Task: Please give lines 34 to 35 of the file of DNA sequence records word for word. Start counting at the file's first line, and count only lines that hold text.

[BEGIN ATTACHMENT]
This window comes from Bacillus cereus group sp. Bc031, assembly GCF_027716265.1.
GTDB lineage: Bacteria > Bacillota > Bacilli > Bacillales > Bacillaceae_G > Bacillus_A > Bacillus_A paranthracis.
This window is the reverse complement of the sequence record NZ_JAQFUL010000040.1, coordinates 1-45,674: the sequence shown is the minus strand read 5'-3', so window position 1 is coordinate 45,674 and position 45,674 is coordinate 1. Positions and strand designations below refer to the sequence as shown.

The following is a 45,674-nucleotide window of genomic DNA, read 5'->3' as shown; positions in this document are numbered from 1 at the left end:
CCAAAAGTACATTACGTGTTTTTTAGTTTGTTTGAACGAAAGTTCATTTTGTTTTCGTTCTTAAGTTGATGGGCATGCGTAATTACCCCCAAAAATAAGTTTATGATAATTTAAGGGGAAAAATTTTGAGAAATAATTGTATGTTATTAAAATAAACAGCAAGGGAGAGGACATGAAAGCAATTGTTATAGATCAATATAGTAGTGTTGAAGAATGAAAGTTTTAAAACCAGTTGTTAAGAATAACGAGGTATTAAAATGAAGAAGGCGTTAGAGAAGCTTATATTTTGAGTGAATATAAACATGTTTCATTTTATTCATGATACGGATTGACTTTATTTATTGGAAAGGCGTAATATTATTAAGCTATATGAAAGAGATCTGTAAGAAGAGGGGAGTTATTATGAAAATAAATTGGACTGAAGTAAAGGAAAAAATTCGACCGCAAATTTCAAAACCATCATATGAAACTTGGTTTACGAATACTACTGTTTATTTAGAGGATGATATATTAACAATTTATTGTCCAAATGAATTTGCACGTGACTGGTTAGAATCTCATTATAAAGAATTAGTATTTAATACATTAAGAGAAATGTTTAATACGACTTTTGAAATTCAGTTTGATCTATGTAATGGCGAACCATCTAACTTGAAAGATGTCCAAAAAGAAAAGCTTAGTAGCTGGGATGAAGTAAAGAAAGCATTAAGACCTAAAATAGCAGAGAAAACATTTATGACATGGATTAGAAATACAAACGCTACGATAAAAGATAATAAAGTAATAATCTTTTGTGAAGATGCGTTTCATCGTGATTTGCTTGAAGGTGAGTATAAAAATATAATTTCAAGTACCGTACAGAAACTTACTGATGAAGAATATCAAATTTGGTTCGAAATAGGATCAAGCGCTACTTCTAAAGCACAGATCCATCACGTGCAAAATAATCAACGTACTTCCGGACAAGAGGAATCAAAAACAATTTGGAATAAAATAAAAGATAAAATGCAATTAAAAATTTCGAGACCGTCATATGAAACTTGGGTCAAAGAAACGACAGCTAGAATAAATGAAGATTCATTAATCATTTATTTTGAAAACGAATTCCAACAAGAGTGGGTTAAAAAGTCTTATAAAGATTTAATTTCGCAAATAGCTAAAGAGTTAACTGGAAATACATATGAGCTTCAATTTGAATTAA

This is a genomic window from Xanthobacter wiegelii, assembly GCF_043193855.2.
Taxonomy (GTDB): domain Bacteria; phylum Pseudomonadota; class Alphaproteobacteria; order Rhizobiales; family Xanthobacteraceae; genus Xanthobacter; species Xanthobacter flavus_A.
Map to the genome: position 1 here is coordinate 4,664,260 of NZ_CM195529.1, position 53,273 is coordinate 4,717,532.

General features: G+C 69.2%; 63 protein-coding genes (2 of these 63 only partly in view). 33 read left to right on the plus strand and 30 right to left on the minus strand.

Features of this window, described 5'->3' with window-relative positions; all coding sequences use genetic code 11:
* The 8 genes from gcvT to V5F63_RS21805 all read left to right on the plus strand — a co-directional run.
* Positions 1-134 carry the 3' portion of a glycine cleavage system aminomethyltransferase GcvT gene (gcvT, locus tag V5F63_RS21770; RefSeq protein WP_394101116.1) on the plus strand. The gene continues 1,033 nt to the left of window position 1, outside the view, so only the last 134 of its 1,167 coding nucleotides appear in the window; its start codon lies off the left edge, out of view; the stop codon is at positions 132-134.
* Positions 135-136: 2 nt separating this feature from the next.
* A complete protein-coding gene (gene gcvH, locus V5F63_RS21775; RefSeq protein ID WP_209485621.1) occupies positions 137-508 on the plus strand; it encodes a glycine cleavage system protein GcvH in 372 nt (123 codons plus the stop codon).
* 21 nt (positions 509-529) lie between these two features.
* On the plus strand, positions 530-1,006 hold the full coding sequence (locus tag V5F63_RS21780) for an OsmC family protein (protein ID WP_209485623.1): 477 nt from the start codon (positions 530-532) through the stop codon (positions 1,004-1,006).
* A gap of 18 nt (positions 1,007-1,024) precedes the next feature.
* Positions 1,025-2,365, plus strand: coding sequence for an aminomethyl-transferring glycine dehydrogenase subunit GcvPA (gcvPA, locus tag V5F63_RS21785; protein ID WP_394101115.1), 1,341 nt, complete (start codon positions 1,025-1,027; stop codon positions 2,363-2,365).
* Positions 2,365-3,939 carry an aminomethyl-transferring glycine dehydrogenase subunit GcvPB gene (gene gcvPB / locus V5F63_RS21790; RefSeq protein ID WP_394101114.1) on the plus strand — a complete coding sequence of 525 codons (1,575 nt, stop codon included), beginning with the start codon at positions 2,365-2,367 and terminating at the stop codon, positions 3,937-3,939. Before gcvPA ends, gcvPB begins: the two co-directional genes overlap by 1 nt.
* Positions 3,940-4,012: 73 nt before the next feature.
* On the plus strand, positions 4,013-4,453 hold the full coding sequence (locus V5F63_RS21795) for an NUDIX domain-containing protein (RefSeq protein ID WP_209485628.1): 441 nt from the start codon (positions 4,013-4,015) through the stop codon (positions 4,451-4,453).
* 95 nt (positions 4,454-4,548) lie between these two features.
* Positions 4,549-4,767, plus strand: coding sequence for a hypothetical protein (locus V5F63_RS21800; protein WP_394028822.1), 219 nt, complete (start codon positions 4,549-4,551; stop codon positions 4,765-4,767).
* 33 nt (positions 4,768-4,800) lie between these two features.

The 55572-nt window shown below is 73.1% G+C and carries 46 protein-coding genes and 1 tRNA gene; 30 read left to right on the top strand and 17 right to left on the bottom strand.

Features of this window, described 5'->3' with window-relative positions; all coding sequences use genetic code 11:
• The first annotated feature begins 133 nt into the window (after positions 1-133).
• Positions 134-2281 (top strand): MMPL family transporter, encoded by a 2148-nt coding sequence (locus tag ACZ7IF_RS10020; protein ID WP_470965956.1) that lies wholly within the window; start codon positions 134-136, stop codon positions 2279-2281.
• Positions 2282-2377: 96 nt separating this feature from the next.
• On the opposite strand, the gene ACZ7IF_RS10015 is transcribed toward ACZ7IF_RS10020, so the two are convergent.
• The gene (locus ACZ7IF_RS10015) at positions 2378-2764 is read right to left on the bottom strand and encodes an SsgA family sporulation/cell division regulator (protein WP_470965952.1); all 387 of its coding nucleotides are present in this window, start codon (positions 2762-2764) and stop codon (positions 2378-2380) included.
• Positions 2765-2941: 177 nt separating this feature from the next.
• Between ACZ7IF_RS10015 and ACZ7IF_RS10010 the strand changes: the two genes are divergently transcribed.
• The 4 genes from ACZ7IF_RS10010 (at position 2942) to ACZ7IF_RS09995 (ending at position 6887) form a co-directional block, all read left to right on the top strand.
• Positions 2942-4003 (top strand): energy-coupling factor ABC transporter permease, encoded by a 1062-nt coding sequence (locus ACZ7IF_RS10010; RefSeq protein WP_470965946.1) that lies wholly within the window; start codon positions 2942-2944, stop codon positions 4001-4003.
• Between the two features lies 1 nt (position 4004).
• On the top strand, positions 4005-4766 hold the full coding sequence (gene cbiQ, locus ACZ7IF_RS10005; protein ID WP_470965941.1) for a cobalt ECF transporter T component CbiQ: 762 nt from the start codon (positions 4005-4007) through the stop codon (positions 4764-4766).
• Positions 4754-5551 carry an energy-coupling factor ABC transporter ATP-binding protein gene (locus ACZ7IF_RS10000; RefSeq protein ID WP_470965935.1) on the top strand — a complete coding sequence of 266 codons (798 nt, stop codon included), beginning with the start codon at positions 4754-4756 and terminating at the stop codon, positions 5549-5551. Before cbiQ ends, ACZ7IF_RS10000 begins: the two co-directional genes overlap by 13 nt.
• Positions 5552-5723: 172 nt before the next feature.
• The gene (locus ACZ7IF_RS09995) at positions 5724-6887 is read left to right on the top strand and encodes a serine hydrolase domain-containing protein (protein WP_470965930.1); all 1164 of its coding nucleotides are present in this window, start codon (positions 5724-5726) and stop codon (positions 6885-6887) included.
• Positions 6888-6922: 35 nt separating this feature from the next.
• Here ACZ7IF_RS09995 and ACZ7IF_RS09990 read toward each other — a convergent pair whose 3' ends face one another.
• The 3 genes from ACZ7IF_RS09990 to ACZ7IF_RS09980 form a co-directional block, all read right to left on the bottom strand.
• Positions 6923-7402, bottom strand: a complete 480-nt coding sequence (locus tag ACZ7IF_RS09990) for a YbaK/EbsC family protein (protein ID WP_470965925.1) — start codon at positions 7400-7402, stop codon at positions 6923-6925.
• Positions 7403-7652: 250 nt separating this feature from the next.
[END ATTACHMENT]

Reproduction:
• The 4 genes from ACZ7IF_RS10010 (at position 2942) to ACZ7IF_RS09995 (ending at position 6887) form a co-directional block, all read left to right on the top strand.
• Positions 2942-4003 (top strand): energy-coupling factor ABC transporter permease, encoded by a 1062-nt coding sequence (locus ACZ7IF_RS10010; RefSeq protein WP_470965946.1) that lies wholly within the window; start codon positions 2942-2944, stop codon positions 4001-4003.